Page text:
We do it when we lionize female stupidity and then decry that women made to be vain or stupid are considered role models. We do it when we treat every accomplishment of every would-be successful woman as merely a prelude to the ultimate accomplishment that is childbearing. The message is clear: Women of accomplishment deserve our scorn rather than our admiration, and the only thing that should really be admired about a woman are her looks, her fashion sense, and/or her ability to be a mom. Those decrying the fact that Wallis is a nine-year-old African-American child only open themselves up to the fact that it would apparently be okay to call her a cunt if she were a 21-year old white lady. Those saying that Wallis's feelings may have been hurt are A) missing that she was merely a vessel for satire and not a target of criticism and B) she likely never would have found out about it had the outrage machine not charged in full force putting it to the front pages of the online news all day long...
The Onion arguably took the fall for our national misogyny. Maybe they really are the satire we need, rather than the kind we think want. So belittle and criticize The Onion because it can take it. Because it may have just done a mitzvah. The Onion, by cutting through the niceties, has created what has the potential to be a teachable moment. For the fault lies not in The Onion, but in ourselves."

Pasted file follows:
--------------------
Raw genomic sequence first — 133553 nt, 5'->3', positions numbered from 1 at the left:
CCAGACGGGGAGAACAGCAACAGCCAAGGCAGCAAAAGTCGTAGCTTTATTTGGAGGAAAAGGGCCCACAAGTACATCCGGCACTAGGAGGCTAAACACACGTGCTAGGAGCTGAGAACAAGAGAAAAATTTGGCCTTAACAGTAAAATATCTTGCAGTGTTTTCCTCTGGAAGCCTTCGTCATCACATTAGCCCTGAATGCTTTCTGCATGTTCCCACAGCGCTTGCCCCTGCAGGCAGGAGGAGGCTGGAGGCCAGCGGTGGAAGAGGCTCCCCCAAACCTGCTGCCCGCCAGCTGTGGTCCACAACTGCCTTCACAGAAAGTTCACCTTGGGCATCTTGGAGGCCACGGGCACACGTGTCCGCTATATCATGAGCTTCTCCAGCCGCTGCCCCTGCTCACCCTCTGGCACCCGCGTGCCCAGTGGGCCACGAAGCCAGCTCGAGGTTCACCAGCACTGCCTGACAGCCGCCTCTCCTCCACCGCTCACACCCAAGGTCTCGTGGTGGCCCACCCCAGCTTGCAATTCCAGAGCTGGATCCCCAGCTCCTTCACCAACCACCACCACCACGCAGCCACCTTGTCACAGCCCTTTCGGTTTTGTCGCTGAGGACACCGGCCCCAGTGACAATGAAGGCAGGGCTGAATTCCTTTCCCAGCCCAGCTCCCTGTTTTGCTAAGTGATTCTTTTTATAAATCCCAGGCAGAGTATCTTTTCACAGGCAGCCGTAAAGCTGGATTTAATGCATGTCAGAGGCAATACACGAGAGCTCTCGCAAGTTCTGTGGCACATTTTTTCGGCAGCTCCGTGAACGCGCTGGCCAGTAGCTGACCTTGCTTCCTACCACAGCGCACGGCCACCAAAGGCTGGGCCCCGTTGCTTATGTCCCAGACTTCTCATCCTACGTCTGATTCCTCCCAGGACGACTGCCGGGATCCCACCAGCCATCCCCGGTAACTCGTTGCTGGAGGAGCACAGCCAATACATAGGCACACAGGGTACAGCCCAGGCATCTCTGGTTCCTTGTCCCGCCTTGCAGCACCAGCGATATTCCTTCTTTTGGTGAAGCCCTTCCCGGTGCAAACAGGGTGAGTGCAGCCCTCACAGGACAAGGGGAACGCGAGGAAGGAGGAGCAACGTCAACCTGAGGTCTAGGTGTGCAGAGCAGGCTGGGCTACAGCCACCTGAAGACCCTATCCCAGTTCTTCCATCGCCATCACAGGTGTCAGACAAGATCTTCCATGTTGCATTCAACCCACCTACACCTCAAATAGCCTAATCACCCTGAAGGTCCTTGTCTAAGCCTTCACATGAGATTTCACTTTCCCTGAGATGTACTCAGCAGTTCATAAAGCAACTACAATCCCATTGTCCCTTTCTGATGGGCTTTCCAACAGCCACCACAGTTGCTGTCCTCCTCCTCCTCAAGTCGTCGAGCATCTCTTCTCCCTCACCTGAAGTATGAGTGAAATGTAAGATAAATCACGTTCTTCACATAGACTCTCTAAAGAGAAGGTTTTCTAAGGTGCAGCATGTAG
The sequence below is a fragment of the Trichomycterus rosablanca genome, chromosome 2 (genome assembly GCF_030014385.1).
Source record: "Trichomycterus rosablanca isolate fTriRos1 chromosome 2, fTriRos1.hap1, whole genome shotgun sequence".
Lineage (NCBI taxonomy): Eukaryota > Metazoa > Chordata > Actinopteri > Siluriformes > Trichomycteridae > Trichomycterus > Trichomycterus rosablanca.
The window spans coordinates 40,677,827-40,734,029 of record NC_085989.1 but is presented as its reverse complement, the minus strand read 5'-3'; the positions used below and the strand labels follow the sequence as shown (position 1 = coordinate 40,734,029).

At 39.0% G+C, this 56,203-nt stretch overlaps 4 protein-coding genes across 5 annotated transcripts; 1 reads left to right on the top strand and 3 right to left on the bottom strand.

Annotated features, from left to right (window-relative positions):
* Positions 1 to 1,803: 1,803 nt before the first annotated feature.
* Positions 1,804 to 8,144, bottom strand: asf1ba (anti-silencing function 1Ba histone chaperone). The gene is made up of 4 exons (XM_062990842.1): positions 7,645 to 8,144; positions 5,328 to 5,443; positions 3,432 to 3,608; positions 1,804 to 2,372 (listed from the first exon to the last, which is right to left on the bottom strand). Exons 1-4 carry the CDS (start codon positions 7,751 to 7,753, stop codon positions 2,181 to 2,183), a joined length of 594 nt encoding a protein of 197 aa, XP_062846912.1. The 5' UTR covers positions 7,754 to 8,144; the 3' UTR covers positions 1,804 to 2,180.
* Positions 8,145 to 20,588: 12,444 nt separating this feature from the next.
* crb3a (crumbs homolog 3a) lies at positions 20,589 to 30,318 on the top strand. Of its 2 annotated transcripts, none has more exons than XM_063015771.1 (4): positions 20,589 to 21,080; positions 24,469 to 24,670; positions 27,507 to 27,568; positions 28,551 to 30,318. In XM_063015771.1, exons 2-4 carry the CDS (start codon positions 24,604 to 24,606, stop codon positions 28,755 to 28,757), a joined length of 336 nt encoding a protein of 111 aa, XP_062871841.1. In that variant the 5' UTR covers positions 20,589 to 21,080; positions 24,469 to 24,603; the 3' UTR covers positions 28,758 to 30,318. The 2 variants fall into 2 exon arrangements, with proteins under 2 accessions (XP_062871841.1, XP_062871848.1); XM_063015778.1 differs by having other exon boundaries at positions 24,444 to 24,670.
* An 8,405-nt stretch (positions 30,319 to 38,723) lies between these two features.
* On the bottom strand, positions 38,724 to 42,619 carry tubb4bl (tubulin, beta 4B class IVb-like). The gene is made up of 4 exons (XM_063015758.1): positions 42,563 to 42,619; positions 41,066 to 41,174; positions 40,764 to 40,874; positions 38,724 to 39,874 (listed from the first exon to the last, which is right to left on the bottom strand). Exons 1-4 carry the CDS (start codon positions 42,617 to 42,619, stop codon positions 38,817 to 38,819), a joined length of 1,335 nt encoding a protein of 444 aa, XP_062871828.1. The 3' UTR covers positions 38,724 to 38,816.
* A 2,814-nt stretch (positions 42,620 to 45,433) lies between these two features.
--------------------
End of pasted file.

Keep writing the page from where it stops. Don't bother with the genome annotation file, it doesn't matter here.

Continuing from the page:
Then there's Drew Magary in GQ, who cuts through all the bullshit and just spells out the absurdity of the backlash to Seth MacFarlane's stint as host of the Oscars (a job I'm now convinced no one in their right mind would take anymore):
"I'm not a Seth MacFarlane fanboy. I've always been staunchly pro-"Simpsons" and anti-"Family Guy". I never watch any of MacFarlane's other shows, either. And I'd take a bullet to the dome before watching five minutes of "Ted". So I'm not in the tank here when I say that MacFarlane, all things considered, did a perfectly adequate job hosting the Oscars on Sunday night. He took a thankless task and the worst audience in show business and managed to, at the very least, slip in a few subversive wisecracks AND keep his energy level high for four straight, interminable hours. At this point, I don't really know what else you want from an Oscar host. If people aren't bitching about Billy Crystal being too mild, they're bitching about MacFarlane being too harsh on a group of people that DESERVE harshness.
This week, MacFarlane's jokes were subjected to the kind of microscopic analysis reserved for quantum particles. From Gawker to Slate to The Atlantic, there was string of PhD-length discourses about the underlying sexism, racism, homophobia, and whatever-elsephobia of MacFarlane's humor. The scrutiny was enough to obliterate comedy as we know it. Of course MacFarlane made tasteless jokes at the Oscars. That's what he does, and I think it's pretty clear that MacFarlane has no real malice when telling these kinds of jokes. But Jesus Christ, the way people reacted to his "We Saw Your Boobs" song, you would have thought he personally assaulted every actress in Hollywood. Give me a fucking break. We're never gonna shame tasteless comedians out of work, and we shouldn't! Tasteless humor is FUN, and it shouldn't be legislated by people who think certain people have the right to tell a certain joke and certain people don't. Piss off. Seth was fine. If you thought he was unfunny, fine. I get it. But you don't have to exhaust the dictionary explaining why. Quit ruining comedy for everyone."
Spot. Fucking. On.